Distilling down the value proposition is always important, but it’s never as easy as it seems. Creating a simple value proposition for iTaggit has been gnawing at me because the ‘value’ depends on who the user is. For example, the value of iTaggit for an artist is to document their work and share it with potential buyers, the value for a dealer is to showcase items and assist with SEO, and for casual collectors it’s getting the value of their items. So is the value Organize? Showcase? find the dollar value? It can be all of those.
The problem is that the value is specific to the person hearing the value proposition. I was struck by this today here at Demo as I listened to the executives on stage try to describe what their business is. One executive talked about his site being a ‘mobile publishing platform for connecting social contacts and building a mobile social fabric’ or something like that…. The best one that I heard today was ‘the worlds easiest database for normal people to organize, publish, and distribute data’. Pretty good. I’m a semi-normal person. The only thing missing is the ‘why’.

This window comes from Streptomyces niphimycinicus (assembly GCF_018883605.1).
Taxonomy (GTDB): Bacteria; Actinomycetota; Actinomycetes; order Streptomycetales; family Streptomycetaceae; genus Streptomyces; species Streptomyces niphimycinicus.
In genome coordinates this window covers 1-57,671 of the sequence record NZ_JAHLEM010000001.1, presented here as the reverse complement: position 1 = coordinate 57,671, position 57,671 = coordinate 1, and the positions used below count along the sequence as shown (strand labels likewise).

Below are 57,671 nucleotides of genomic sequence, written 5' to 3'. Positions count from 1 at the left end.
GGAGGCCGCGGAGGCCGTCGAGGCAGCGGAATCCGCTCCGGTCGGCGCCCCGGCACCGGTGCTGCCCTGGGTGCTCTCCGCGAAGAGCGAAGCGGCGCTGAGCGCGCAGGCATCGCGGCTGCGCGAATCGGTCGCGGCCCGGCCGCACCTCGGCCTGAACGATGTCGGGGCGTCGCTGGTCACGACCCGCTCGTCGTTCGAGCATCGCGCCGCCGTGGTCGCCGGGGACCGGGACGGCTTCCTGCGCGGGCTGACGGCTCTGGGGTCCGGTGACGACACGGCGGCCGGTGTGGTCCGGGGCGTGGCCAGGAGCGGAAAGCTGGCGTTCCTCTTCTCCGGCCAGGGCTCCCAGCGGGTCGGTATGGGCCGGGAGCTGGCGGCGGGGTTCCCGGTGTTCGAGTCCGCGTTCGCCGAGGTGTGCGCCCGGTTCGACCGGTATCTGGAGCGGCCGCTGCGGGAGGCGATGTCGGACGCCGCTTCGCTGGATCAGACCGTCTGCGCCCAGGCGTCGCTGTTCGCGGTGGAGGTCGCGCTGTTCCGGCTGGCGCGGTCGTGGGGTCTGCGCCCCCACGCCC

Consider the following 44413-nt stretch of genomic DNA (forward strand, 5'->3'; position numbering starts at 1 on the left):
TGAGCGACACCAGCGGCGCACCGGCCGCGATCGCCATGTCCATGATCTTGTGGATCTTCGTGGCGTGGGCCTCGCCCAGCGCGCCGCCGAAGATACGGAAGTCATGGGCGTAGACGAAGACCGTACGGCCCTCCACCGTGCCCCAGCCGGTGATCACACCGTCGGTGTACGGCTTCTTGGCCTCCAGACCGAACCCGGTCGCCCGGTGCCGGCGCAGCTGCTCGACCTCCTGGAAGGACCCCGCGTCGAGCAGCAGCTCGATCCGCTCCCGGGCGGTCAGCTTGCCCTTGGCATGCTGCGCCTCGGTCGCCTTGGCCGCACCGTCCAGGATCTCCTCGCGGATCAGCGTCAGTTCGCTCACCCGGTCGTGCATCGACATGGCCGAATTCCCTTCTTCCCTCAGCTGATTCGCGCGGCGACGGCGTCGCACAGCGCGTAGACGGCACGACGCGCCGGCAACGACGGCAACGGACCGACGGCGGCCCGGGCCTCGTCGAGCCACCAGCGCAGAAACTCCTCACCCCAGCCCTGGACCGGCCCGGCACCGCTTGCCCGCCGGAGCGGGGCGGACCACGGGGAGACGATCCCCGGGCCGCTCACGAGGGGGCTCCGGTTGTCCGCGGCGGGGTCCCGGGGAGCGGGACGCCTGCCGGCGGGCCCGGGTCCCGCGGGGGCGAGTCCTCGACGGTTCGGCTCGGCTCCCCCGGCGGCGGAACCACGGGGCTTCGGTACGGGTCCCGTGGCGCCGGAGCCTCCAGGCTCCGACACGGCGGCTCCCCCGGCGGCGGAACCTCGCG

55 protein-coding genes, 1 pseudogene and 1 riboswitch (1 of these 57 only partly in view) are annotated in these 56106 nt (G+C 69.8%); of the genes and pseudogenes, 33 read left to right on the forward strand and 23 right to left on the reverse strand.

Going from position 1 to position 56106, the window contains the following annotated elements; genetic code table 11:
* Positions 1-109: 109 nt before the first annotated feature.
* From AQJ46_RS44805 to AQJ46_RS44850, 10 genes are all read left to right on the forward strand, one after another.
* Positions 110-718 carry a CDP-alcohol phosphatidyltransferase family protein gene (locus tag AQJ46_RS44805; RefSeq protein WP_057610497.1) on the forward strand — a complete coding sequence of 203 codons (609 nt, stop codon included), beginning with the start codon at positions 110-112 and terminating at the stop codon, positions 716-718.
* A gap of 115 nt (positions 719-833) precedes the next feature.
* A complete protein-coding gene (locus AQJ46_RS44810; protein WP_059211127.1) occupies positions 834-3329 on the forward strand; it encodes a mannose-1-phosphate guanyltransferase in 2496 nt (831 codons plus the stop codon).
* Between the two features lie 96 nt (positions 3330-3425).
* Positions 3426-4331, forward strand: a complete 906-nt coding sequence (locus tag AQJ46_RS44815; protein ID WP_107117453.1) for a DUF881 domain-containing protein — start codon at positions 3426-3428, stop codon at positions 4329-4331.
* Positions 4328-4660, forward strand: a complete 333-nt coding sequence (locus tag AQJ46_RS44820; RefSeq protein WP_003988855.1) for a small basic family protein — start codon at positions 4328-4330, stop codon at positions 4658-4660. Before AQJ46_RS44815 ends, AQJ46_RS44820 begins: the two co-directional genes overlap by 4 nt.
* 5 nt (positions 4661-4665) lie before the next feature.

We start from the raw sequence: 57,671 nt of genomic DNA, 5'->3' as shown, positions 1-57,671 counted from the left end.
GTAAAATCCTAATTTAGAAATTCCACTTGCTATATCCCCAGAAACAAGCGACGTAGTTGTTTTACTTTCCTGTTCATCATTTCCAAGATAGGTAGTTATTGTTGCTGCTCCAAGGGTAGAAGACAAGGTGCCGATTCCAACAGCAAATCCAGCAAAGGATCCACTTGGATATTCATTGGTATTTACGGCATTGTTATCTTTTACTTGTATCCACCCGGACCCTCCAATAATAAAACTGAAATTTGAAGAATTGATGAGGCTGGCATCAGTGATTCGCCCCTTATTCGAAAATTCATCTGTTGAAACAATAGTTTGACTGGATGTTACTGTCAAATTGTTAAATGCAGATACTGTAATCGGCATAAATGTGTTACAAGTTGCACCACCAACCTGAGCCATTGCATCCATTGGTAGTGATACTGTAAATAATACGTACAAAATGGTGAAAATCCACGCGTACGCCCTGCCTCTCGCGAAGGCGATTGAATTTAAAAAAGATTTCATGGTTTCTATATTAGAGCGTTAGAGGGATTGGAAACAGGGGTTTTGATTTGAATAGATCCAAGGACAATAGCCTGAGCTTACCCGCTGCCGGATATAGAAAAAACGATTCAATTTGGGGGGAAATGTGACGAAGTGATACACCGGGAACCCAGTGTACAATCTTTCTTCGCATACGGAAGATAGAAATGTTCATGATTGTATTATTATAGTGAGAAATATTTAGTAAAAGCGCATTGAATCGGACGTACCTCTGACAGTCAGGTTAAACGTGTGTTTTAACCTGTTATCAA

What we finally came up with for iTaggit is that we are ‘the online destination to organize, showcase, value, and monetize the things that you are passionate about’.
Why is this important? In my experience (and borne out by watching multiple onstage demonstrations today) you get or lose the interest of the customer in the first two to three minutes. If that’s what it’s like when there is a captive audience in a presentation forum, what’s it like when a potential customer is looking at passive ad content? It’s critical to figure out what resonates to optimize the conversion of prospects to ‘interested’ prospects.